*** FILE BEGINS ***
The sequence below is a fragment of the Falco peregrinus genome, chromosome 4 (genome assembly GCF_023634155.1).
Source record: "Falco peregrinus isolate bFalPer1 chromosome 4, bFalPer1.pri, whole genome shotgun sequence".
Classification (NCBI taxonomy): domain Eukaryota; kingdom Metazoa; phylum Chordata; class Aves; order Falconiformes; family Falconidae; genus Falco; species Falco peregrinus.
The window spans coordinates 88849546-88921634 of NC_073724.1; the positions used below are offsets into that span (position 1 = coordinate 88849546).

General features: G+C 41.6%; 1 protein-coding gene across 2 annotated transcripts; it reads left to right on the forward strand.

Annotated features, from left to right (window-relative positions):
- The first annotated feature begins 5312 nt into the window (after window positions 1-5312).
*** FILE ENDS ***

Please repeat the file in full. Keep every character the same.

The sequence below is a fragment of the Falco peregrinus genome, chromosome 4 (genome assembly GCF_023634155.1).
Source record: "Falco peregrinus isolate bFalPer1 chromosome 4, bFalPer1.pri, whole genome shotgun sequence".
Classification (NCBI taxonomy): domain Eukaryota; kingdom Metazoa; phylum Chordata; class Aves; order Falconiformes; family Falconidae; genus Falco; species Falco peregrinus.
The window spans coordinates 88849546-88921634 of NC_073724.1; the positions used below are offsets into that span (position 1 = coordinate 88849546).

General features: G+C 41.6%; 1 protein-coding gene across 2 annotated transcripts; it reads left to right on the forward strand.

Annotated features, from left to right (window-relative positions):
- The first annotated feature begins 5312 nt into the window (after window positions 1-5312).